After the steeping the tea starts to have the gorgeous mahogany color.

  6. Strain the mixture into a heat-resistant bowl, discard the spices and then return the tea to the saucepan.
    The spices have done their part, imbuing the tea base with amazing heat and flavor.

    The spices have done their part, imbuing the tea base with amazing heat and flavor.

    The strained masala chai tea base.  All that's left now is to tweak the flavor to taste.

    The strained masala chai tea base. All that’s left now is to tweak the flavor to taste.

  7. Stir in the brown sugar and milk. Taste the masala chai and add more sugar if you prefer it sweeter. Serve immediately.
    Oh yeah...

    Oh yeah…

    A delicious mug of masala chai.  All that's missing is the scone...

    A delicious mug of masala chai. All that’s missing is the scone…

  8. Left over chai can be stored for a few days in the refrigerator and reheated on the stove or in a microwave. This chai is great with a lightly sweet scone, like my Blueberry Cinnamon Scones.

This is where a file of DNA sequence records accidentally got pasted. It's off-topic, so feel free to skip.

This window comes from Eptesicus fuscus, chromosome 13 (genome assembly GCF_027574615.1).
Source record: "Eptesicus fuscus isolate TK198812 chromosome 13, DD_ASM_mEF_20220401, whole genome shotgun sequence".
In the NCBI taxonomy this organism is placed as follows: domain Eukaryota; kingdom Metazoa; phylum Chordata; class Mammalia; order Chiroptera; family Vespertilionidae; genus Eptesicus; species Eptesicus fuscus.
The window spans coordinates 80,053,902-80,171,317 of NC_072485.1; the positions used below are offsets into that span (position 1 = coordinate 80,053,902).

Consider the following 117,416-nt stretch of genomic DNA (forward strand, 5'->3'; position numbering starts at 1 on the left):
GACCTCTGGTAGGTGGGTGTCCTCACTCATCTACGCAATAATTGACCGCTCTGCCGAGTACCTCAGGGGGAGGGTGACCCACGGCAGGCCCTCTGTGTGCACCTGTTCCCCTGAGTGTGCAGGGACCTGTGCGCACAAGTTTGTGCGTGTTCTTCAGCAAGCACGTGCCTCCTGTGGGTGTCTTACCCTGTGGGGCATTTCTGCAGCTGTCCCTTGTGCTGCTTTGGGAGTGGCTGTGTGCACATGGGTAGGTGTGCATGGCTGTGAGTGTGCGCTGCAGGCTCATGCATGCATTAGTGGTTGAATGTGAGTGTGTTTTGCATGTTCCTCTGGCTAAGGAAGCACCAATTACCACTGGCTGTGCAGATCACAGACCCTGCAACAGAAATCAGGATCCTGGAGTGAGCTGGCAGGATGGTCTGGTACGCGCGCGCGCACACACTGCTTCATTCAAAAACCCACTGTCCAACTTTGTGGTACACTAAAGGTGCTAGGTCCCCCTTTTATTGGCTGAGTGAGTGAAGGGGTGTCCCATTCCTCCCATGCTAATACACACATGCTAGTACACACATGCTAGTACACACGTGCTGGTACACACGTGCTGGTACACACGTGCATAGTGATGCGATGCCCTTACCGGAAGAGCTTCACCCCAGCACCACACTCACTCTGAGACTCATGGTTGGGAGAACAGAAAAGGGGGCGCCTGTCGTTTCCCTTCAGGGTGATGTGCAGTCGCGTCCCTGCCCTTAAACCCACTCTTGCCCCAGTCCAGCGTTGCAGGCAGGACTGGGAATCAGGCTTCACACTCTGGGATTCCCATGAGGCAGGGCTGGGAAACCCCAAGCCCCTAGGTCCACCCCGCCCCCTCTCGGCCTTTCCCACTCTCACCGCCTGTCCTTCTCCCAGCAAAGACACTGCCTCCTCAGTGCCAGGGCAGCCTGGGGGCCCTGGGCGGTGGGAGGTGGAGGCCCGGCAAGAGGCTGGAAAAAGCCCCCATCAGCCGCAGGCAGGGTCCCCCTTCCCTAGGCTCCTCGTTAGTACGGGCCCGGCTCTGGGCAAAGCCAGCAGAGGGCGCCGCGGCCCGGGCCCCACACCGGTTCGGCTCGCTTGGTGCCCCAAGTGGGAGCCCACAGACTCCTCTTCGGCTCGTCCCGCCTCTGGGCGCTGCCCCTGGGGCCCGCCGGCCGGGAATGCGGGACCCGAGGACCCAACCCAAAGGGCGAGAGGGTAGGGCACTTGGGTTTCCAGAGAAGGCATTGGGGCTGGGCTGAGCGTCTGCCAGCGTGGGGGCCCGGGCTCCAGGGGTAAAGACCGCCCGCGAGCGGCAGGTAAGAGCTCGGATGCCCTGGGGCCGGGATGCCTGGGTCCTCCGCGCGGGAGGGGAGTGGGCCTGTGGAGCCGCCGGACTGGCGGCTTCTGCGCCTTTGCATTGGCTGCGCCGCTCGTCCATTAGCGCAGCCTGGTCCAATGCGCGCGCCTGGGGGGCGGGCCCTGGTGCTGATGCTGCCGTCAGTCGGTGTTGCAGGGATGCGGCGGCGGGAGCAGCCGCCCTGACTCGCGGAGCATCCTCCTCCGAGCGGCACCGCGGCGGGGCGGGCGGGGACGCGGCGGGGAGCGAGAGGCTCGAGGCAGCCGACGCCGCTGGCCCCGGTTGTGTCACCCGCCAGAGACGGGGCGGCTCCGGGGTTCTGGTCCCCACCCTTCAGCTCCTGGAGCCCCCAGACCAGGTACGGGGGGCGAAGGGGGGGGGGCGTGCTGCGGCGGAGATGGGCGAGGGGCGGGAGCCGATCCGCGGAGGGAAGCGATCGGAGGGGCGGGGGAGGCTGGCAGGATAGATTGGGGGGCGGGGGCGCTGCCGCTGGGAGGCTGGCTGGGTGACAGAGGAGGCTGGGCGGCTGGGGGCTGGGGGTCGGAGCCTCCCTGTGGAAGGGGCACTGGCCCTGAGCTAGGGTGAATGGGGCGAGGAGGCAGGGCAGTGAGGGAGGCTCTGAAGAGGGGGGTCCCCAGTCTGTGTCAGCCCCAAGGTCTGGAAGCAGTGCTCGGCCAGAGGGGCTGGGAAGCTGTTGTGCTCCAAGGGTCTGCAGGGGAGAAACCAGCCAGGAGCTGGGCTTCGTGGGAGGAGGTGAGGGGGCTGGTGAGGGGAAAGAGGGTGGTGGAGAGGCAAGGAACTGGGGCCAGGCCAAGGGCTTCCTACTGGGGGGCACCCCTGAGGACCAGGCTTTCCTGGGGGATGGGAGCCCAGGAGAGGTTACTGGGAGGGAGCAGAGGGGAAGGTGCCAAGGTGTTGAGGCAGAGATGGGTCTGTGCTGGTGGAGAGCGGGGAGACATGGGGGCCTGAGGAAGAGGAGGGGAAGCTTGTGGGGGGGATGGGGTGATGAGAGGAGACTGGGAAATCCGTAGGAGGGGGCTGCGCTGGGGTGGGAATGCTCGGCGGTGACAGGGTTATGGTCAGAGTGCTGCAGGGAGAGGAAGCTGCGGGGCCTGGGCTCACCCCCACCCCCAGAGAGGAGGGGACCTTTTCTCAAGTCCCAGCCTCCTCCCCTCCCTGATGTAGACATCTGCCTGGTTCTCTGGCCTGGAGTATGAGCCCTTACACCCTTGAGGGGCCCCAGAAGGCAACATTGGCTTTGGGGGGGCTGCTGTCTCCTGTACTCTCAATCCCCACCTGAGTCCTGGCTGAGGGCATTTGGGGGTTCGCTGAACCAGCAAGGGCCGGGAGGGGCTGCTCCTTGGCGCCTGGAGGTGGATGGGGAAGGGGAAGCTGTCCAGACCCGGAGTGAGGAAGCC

Click here for a printable version of the Masala Chai recipe.

20140801_014042

10 Things I Learned About Pickling

I am not an expert… yet… on pickling, but here are a few nuggets that I’ve learned over my pickling this season.

Rows of Pickles1.  Be aware of where you get your cucumbers from.  We practice organic gardening, so there are no pesticides or fertilizers in our soil to be concerned about.  If you buy your cucumbers from the store that is not the case.  It’s best that if you can’t grow your own (and don’t have any desperate friends, neighbors or coworkers who have grown too many cucumbers), then try to buy your pickling cucumbers from the farmers’ market or local farm stand. Be sure to ask about how the cukes are grown (specifically for pesticides, etc.), since anything that is one the skin of your cucumbers will end up on your pickles.  Even aside from the pesticide issue, most supermarket cucumbers are either slick with waxes or so expensive that it makes pickling seem like a waste of money.